So, they gave the job of gray phone maintenance to someone that didn’t understand electronics.  They even bought an expensive gray phone test set to help him out.  So each day he would sit in the lab smoking his pipe staring at an ever-growing pile of gray phones.  At one point, Ted and I offered to fix them all for him.  He said, “That’s ok.  It keeps me in the air conditioning.

I know in later times, Mark Thomas went on to greater successes within the company.  I believe that Willard stayed around until there was a downsizing and he was able to early retire. I mentioned at the beginning that Willard looked a lot older than he really was.  Willard brought this to my attention.  He showed me a picture of himself a few years earlier.  It was of him standing by a car wearing a suit.

He reminded me of an actor from an old movie, though, I can’t remember the actor’s name at the moment. Willard said that in the past few years he aged rapidly.  It happened when the previous foreman had retired.  Willard had seniority in the shop and had been at the plant most of his life.  He knew what he was doing, and had filled in as foreman many times.  He really expected to become the foreman.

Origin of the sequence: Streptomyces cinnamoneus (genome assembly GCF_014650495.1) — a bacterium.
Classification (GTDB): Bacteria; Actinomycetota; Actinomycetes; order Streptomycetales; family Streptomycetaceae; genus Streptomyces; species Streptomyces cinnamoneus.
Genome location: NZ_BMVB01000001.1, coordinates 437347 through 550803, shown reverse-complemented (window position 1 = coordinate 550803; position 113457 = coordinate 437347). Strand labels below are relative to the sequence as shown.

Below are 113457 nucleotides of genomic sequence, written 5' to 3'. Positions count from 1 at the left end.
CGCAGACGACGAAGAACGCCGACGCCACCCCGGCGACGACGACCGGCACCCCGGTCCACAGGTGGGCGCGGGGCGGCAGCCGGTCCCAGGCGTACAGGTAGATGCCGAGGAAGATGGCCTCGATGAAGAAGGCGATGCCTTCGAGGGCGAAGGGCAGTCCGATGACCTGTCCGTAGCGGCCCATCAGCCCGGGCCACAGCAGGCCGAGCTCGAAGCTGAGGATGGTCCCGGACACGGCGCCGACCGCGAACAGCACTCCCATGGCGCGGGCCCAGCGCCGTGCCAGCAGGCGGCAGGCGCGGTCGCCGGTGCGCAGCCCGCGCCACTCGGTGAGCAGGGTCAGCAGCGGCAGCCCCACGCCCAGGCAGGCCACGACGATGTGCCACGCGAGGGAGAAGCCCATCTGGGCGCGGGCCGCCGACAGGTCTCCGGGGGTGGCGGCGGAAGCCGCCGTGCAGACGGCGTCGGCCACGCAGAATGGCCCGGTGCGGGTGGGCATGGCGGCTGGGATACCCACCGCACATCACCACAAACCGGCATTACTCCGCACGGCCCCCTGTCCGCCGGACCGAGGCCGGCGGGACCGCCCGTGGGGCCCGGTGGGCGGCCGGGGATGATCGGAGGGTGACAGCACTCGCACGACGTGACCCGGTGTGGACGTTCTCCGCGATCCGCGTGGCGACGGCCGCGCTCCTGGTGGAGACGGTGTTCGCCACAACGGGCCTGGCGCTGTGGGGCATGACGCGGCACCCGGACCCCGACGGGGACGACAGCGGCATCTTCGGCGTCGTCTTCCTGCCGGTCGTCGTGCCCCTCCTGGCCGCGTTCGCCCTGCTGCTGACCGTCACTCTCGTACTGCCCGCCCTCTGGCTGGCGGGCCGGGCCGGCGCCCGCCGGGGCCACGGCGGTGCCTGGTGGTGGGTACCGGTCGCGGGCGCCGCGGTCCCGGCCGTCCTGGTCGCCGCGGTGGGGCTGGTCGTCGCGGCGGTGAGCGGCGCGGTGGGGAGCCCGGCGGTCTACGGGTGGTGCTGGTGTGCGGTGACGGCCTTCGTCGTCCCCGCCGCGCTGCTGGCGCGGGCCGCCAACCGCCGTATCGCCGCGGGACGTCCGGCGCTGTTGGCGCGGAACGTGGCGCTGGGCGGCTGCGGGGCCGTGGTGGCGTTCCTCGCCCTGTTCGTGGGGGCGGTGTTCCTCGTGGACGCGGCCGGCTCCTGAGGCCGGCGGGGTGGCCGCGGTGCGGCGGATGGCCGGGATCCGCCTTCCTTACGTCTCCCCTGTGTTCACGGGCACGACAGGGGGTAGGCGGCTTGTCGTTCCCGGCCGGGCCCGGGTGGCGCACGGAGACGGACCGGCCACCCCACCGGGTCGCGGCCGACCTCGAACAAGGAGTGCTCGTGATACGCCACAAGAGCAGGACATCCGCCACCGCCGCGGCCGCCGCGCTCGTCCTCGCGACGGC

Nevertheless, they gave the job to someone from somewhere else who didn’t know the plant, or even much about being a foreman. This upset Willard so much that he said he just gave up.  He said the stress from that experience aged him.  Mark Thomas agreed.

Mark had his own encounter with this attitude when he decided to retreat to his lab off and away from the electric shop.  Willard and Mark, the two electricians that really knew what they were doing at the plant had sequestered themselves in their own hideaway where they would sit each day listening to Paul Harvey at lunch and biding their time until the next phase of their life came around.